Unexpectedly, the 1-min series caused the most rapid increase in OM; the European Union regulatory limit of 10 mg dm–2 (milligram per square decimeter) was exceeded after 25 cycles.
The number of cycles required to reach the OM limit rose to 29 and 67 for the 2- and 3-min series, respectively.
Only 37 cycles were needed in the case of the 5-min series; however, the cumulative exposure time to microwave irradiation was relatively close to that of the 3-min series.
These findings indicate that microwave heating affects the migration of MF in a significantly different manner as compared with conventional heating reported in previous studies.
LEARN MORE: Can You Microwave Ziploc Bags?
Specific Migration Limit for Melamine: Us, Eu Regulations
According to the European Union regulation on plastics intended to come into contact with foodstuffs (European Union 2011a), melamine and formaldehyde are among the monomers and additives authorized for use in the production of plastics for food contact.
However, they are subject to specific migration limits (SMLs): 2.5 mg kg–1 for melamine (European Union 2011b) and 15 mg kg–1 for formaldehyde.
In addition, the European Union has established an overall migration limit (OML) of 10 mg dm–2 for all food contact plastic materials and articles (European Union 2011a).
According to US standards, the specific migration limit for melamine in food is 1 mg/kg for infant formula and 2.5 mg/kg for other foods (U.S. FDA 2009b).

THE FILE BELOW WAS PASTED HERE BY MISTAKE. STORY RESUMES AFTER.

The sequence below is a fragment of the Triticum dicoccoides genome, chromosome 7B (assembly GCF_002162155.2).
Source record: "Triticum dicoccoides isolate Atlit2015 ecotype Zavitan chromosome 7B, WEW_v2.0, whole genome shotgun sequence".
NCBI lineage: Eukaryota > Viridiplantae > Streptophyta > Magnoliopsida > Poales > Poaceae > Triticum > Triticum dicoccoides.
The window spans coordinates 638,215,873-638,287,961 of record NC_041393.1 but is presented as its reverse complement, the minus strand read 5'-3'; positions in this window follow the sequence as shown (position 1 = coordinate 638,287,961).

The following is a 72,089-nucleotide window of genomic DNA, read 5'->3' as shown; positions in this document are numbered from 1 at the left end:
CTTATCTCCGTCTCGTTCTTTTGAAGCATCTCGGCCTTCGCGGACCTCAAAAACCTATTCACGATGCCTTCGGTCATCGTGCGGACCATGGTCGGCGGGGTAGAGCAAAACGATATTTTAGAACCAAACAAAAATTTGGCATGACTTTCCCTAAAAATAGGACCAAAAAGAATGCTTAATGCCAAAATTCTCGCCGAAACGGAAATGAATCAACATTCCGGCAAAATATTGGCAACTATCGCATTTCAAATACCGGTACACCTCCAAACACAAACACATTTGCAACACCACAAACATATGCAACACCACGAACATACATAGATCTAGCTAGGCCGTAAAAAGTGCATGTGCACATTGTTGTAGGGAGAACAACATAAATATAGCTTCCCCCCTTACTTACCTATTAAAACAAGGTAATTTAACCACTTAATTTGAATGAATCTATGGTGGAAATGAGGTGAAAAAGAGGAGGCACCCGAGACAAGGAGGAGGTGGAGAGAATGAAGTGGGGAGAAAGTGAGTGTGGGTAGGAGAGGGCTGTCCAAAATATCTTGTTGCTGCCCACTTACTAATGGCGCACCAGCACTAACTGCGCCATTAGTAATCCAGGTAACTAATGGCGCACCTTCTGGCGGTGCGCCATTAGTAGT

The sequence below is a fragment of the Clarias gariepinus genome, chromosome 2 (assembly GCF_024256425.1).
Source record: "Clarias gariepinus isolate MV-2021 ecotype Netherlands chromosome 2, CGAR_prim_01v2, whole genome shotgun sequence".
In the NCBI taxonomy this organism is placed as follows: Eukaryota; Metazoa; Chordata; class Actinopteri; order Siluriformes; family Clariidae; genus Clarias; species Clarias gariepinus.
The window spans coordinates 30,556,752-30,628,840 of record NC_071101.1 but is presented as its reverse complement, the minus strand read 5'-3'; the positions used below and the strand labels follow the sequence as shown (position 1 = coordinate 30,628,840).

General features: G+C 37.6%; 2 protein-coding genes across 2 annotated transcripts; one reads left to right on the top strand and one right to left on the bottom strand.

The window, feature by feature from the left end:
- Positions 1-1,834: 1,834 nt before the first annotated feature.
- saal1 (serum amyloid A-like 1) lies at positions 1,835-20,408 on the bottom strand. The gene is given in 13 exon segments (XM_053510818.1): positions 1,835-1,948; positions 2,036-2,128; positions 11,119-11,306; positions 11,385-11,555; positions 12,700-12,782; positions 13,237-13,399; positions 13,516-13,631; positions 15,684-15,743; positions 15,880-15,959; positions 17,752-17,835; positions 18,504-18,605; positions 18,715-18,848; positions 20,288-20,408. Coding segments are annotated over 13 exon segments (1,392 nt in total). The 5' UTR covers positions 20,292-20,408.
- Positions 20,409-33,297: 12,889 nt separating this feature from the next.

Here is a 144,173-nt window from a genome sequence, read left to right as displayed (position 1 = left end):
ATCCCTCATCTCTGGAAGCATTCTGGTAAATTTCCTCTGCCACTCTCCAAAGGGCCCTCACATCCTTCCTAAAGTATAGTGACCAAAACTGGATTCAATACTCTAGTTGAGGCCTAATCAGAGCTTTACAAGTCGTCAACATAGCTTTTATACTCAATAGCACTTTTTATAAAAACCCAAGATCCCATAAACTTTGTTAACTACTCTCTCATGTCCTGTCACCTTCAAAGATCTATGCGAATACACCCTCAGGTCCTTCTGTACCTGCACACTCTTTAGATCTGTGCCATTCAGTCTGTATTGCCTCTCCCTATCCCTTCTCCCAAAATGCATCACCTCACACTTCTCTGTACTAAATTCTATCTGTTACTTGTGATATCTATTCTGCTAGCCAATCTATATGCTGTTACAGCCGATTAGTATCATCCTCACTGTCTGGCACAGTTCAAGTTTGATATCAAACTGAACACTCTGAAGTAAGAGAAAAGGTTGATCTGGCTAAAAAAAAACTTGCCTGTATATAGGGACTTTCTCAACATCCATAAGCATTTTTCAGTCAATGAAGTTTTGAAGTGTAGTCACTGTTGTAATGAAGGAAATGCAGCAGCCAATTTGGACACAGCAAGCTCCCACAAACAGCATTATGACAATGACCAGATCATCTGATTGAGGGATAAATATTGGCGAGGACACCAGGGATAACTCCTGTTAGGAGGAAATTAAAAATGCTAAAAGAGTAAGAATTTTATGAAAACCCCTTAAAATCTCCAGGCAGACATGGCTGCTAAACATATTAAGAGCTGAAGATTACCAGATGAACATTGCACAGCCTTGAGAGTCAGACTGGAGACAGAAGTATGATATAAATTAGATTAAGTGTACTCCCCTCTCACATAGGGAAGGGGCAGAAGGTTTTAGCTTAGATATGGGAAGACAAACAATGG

LEARN MORE: Can You Microwave Cardboard Cups?
Health Risk of Melamine
Products containing melamine at levels higher than the FDA’s risk level may put patients at risk of kidney stones, renal failure, and death. Irritability, blood in the urine, little or no pee, evidence of kidney illness, and/or elevated blood pressure are all symptoms of melamine toxicity.
Melamine has low oral acute toxicity but excessive exposure can cause renal stones. When consumed by human beings, babies and children are affected the most because of their dependence on nutrition, compounded by the immaturity of their organs; this renders them vulnerable to chemical damage.
News stories about the contamination of milk with melamine in China first emerged on Sept 11, 2008, and the situation has since become an international health scare.
By Sept 22, 2008, the Chinese authorities had reported that 52,857 children had been treated for renal complications. At least four children have died as a direct result.
By Sept 28, 2008, in Hong Kong where 95% of food is imported, much of it from the mainland, 15,017 children had attended designated clinics. Five of these children were found to have kidney stones, and four of these five had a history of living on the mainland.
The UK has ruled that all products from China containing more than 15% milk as an ingredient will be subject to documentary, identity, and physical checks, and those products containing more than 2·5 mg melamine per kg will be destroyed.
To avoid melamine toxicity, the USA has advised its citizens traveling to China with small children to take their baby food and formula.
LEARN MORE: Can You Microwave Milk?
Though the chemical melamine is not detectable in microwaved food, it’s important to be aware of the health risks associated with this.
Exceeding the European Union or the US regulatory limit of OM can lead to renal stones, renal failure, and death. For this reason, it is important to be vigilant while microwaving your food on melamine dishes.